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Smite World Championships: Day 2 Roundup

The Smite World Championship is an eSports event taking place in Atlanta, Georgia. The prize pool is just over $2.6 million making it the third biggest in eSports history. Pip is out there writing daily reports, exploring the event and putting Hershey bars in her handbag (just in case).

Kicking off day two of the Smite World Championships, Europe’s top seed Titan took on the Brazilian team, We Love Bacon. Titan were in the quarter-finals after dropping a game to the American side, Cognitive Prime while WLB made their way into the match after defeating the Chinese side, Doage Is Dog.

The first of the best-of-three seemed surprisingly even although the game eventually went the way of the Europeans. In the second WLB took a punt on a relatively old school Zeus/Odin combination – a pickup popular back in the game’s beta. The risk didn’t pay off and Titan dominated the match from a Zeus kill before minions had even spawned, through a deicide (Smite’s term for a team wipe) at 11 minutes and onward to the point where Titan had almost double the amount of gold their rivals could muster. The EU team went through to the semi-finals and prepared to face off against SK Gaming in a repeat of the regional finals.

The other quarter-final of the day was between Cognitive Red (a casualty of SK’s day 1 aggression and swagger) and the Chinese team OMG. OMG were a slightly different side from the one which qualified as visa issues meant a number of the team couldn’t attend, leaving members of OMG’s B-team to make up the numbers. Whether the original side would have fared better is one of those unanswerable questions, but the side they did field were unable to offer anything approaching a challenge to the North American side.

Cog Red clearly thought as much. In the second game the team went with… not exactly a troll lineup but one with enough oddities to show that they didn’t feel threatened in the slightest. I did ask the team about the picks afterwards – a Ne Zha and Zeus combo particularly – and jungler DaGarz’ answer was: “We were just trying to have fun with it and we had a bit more security being up one game and we’re very confident in our abilities. Those are picks I’ve been wanting to try for a long time and we finally got a chance to do it.”

It also didn’t help that OMG left Thor unbanned an unpicked – a gift which DaGarz was only too pleased to snap up. The resultant Cog Red victory meant the second semi-final would be an entirely North American affair. I’d like to add at this point that despite relative inexperience and some bad decisions, OMG clearly have some strong foundations on which to build. Give them another season with the game and I suspect they might turn into a truly monstrous side.

The EU v EU semi-final was the first of the afternoon’s two regional face-offs. Titan admitted the week of scrimming prior to the tournament had been a rough one with SK winning about eighteen of the twenty or so matches. There was no trace of that horrible track record at the live event, though – as the team said later, “We used everything we learned against them – it worked out, I guess”. A balanced back and forth in the first game started to give way to an escalating Titan lead. There was a brief facepalm (literally, on the player cam) as Titan’s hunter Ataraxia got killed by one of SK’s phoenixes but soon after Titan secured a win just as Ataraxia bagged a triple kill.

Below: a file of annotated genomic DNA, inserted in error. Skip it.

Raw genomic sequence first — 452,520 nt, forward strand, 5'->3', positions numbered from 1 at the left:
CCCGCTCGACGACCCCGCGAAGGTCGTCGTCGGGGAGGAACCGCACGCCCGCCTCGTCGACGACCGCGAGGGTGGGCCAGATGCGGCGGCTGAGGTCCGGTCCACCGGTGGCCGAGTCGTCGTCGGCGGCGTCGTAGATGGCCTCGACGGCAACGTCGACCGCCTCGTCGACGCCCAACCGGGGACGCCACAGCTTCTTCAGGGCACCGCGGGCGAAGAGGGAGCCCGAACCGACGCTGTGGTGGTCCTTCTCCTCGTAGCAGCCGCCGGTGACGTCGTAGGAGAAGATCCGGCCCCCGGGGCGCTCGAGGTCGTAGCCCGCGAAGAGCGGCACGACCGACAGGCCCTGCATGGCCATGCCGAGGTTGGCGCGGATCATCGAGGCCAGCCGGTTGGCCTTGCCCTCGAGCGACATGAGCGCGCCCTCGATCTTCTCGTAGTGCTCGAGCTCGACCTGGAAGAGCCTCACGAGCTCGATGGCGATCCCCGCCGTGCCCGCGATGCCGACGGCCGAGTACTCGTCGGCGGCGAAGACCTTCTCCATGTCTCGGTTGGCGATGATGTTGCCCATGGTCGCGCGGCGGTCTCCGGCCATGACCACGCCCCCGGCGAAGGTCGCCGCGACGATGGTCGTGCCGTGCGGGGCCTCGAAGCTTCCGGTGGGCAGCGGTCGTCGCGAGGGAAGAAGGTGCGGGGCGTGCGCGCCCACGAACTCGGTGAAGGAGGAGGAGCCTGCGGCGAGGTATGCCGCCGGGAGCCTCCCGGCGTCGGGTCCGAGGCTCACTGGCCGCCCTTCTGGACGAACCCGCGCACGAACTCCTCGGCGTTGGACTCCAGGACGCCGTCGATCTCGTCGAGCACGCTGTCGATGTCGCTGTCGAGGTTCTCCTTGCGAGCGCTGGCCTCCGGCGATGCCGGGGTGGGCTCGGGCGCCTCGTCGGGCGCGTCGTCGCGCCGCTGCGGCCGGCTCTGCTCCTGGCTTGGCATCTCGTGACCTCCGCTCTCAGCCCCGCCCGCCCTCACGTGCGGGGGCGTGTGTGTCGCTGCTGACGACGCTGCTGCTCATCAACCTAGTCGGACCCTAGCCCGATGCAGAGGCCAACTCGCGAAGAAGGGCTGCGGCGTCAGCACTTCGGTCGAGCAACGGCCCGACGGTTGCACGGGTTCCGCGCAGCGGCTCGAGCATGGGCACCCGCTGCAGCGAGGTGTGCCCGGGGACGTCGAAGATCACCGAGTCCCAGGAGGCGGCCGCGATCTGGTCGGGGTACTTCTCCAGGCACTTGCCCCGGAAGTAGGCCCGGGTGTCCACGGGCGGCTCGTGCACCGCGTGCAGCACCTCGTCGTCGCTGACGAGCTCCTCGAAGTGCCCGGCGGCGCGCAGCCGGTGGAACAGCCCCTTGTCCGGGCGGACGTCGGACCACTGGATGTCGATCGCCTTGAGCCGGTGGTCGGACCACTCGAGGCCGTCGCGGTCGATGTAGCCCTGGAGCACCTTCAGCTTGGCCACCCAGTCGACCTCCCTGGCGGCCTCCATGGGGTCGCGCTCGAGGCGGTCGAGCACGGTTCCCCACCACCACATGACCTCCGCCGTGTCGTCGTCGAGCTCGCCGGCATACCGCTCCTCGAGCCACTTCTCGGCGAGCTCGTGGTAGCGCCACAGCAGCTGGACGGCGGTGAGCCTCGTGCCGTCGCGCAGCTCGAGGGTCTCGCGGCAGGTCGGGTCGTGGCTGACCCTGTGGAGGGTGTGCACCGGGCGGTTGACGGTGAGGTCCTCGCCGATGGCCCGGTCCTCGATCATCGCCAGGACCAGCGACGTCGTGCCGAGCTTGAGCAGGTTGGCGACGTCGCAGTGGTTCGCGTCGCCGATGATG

The second game was far less of an even fight and a Vulcan ban (a respect ban given how well PrettyPrime had been doing with the god) put the mid laner on Nox. There’s no simple way to sum up the ensuing match other than to say Titan wrecked house – which I guess might seem like a weird analogy given their support, KanyeLife, spent so much time putting up impenetrable walls as frost giant Ymir.

The last match of the day was the North American semi-final between the two Cognitive teams; Cog Red and Cog Prime. In the first match the younger side – Red – had the upper hand but during Prime’s post-game press conference the older team confessed they felt it was more of a throw on their part than a win for Red.

In the second of the best of three I thought we were in Aquila/Cloud9 territory as Prime pressed their advantage too hard, taking on Red’s titan and attempting to close out the game at around the 27 minute mark. But Prime failed to deal with Eonic’s Athena. They couldn’t seal the deal and were chased out of base. For a while it looked like Red might find a way to claw their way back into the game. It wasn’t to be and Prime finally went back to finish that titan off fifteen minutes after they’d first started the job. The first titan attempt and an engagement near the Fire Giant were categorised by Prime later on as “almost throws”, the main takeaway from the match being “never be this stupid ever again”.

It was a strong strategy for the third game of the series. Another Thor slipped through for DaGarz but, unlike in the OMG game, this wasn’t an error. Prime simply aren’t scared of DaGarz’ Thor. They ended up proving their point as an ineffective Thor hovered around the same level as the enemy support, Sylvanus. Prime simply outplayed Red. Their decisive victory in that third game means it’s Cognitive Prime vying with Titan in the grand final for that $1.3 million first prize cheque. Meanwhile SK Gaming and Cognitive Red will duke it out for third and fourth place.

“We think we’re going to beat Titan easier than we beat Cog Red,” was Prime’s assessment of their day three chances. “We think we’re all the best players in our respective roles and we’ve said for a while the only thing that can beat us is us. If we’re all playing at 100 percent we’re going to win every game we ever play.”

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Philippa Warr

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